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  #29  
Old 04-10-2019, 10:16 AM
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Quote:
Originally Posted by blackshire
If a M.E.S.S. form submission is in order here, that would be well worth inspecting the motor for. That happened with an Omega of yours once, if memory serves (where the clay of one of the stages' D12 nozzles asymmetrically eroded, making the rocket pitch over under power and hit the ground hard--you even caught it on camera too, I think). Even perfectly symmetrical erosion of a clay nozzle (as unlikely as such an occurrence would be) would drastically reduce the motor's thrust, regardless of the motor's size and rated thrust-time curve.

Since that Omega Cineroc flight, I've found that off axis thrust is pretty common with BP motors, especially during that critical time of high thrust the first 25 ft or so off the rod. Nozzles normally look fine after flight, so I don't know if smeared clay nozzle material, igniter residue, or something else causes it. Many of the super slow-mo videos on Youtube show this also. With that in mind, I don't know if Estes would want to start honoring off-axis thrust as a reason for flight failures.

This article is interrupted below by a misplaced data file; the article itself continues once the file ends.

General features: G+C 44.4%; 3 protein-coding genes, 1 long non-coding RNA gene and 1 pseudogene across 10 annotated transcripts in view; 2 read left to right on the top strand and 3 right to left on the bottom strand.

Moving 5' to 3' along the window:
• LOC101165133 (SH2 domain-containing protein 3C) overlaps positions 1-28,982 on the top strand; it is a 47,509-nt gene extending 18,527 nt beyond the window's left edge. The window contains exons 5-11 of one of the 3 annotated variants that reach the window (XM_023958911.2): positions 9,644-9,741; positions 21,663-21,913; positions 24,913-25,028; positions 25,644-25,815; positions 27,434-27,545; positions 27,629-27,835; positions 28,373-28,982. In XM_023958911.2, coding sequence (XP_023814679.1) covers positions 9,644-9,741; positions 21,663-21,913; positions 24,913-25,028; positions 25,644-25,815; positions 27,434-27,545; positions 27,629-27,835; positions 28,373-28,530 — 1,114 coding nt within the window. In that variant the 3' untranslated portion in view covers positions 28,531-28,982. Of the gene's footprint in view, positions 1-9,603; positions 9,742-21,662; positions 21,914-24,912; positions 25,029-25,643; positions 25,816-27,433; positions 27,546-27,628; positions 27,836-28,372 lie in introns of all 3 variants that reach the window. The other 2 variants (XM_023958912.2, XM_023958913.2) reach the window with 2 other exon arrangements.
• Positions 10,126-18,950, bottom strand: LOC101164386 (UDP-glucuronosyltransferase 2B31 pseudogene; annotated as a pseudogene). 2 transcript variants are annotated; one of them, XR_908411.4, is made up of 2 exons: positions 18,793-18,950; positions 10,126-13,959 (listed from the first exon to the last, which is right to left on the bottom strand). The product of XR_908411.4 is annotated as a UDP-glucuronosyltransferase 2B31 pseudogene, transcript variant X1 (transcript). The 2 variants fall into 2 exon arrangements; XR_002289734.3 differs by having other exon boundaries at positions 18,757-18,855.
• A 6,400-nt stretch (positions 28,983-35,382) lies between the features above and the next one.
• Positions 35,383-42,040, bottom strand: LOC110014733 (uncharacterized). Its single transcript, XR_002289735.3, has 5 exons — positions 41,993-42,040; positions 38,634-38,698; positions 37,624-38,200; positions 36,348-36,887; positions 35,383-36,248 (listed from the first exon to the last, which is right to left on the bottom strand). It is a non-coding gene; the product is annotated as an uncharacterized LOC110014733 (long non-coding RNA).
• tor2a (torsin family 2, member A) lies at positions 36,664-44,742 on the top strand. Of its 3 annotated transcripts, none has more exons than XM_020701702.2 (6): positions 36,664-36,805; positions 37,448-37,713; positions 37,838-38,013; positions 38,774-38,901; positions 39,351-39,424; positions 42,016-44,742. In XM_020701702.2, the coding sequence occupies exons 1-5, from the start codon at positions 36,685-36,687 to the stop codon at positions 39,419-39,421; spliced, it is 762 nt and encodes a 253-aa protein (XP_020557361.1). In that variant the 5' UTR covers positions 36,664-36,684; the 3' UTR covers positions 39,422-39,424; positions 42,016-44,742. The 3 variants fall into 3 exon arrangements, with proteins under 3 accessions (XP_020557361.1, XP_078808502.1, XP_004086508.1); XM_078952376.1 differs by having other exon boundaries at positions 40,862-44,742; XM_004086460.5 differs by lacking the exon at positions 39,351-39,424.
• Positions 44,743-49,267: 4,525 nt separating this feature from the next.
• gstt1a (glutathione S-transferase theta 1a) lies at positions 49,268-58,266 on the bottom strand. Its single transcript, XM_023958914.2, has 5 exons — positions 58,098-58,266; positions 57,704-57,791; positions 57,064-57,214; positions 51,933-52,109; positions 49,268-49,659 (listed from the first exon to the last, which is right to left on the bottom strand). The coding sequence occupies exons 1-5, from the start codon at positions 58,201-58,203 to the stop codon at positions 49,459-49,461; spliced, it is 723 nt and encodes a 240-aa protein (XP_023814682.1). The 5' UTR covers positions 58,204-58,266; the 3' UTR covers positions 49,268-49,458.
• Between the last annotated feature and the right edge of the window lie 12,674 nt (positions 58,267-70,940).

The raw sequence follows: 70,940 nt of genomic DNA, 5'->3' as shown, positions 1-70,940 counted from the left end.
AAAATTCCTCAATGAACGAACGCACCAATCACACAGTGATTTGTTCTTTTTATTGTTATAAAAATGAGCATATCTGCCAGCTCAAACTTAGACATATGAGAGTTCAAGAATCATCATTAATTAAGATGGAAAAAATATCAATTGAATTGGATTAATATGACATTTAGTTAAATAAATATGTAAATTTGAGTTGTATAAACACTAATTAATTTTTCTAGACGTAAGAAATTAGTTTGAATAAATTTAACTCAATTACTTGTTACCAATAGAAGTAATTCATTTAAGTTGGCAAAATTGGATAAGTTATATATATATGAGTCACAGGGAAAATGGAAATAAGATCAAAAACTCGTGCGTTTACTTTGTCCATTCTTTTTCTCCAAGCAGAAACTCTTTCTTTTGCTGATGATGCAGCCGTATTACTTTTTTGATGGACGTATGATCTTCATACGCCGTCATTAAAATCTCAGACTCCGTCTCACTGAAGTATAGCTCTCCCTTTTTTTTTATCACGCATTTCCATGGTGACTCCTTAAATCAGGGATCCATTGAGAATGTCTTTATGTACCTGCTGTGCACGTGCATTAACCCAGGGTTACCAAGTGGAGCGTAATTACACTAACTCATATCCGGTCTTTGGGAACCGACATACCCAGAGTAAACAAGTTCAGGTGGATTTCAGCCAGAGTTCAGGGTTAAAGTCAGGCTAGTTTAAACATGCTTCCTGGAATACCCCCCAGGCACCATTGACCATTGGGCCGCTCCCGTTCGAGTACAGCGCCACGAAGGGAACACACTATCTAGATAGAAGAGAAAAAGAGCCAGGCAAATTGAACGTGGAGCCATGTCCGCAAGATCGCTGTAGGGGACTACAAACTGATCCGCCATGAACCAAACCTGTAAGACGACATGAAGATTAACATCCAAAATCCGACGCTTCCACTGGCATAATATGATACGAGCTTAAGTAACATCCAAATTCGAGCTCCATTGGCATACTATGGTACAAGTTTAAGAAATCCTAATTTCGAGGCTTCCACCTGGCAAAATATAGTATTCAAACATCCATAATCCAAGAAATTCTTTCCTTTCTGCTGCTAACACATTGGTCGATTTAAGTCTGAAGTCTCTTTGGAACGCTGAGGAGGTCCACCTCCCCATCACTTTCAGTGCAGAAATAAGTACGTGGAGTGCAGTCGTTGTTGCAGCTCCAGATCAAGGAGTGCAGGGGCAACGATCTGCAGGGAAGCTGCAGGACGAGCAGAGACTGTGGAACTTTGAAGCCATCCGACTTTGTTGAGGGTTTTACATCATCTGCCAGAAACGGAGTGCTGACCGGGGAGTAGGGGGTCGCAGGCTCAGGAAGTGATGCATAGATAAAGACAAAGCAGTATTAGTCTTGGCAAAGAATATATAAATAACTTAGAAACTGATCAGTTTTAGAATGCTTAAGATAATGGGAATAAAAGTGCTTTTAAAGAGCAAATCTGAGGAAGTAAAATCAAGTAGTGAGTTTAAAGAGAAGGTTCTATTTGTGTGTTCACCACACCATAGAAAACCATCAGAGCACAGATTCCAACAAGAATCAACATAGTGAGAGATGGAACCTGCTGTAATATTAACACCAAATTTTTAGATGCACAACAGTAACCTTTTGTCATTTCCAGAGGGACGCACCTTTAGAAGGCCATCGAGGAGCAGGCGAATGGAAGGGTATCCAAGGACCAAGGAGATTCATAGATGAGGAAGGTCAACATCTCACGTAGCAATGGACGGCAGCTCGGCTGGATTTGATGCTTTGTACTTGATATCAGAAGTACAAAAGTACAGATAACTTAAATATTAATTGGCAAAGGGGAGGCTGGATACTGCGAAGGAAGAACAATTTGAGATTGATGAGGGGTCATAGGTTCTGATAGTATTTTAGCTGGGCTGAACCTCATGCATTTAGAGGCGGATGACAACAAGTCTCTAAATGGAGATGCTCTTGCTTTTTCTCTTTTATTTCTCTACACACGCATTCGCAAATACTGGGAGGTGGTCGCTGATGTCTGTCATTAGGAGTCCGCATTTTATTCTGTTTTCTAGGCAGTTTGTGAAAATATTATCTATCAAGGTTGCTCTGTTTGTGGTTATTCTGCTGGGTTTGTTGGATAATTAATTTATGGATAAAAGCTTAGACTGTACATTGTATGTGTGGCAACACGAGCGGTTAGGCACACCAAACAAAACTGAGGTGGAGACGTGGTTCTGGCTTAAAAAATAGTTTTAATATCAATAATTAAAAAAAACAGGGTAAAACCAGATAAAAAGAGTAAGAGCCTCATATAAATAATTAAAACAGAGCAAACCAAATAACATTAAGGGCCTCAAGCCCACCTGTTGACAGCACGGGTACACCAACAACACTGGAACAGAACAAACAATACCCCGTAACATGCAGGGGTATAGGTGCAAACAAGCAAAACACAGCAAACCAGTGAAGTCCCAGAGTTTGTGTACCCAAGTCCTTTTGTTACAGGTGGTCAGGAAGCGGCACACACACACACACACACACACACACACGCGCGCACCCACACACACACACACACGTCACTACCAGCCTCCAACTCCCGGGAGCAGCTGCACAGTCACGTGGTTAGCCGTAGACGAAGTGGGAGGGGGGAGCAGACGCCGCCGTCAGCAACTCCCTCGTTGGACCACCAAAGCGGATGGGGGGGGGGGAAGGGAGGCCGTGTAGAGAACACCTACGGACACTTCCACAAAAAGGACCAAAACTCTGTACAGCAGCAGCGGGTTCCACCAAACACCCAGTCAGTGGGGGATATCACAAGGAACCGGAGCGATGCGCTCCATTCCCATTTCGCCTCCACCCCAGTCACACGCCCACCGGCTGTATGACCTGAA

BTW, I used to see off-axis thrust in C-slot composite motors all the time. You'd think the nozzle would straighten it out, but a nozzle throat is just a fraction of an inch long.
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  #30  
Old 04-10-2019, 11:14 AM
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Quote:
Originally Posted by tbzep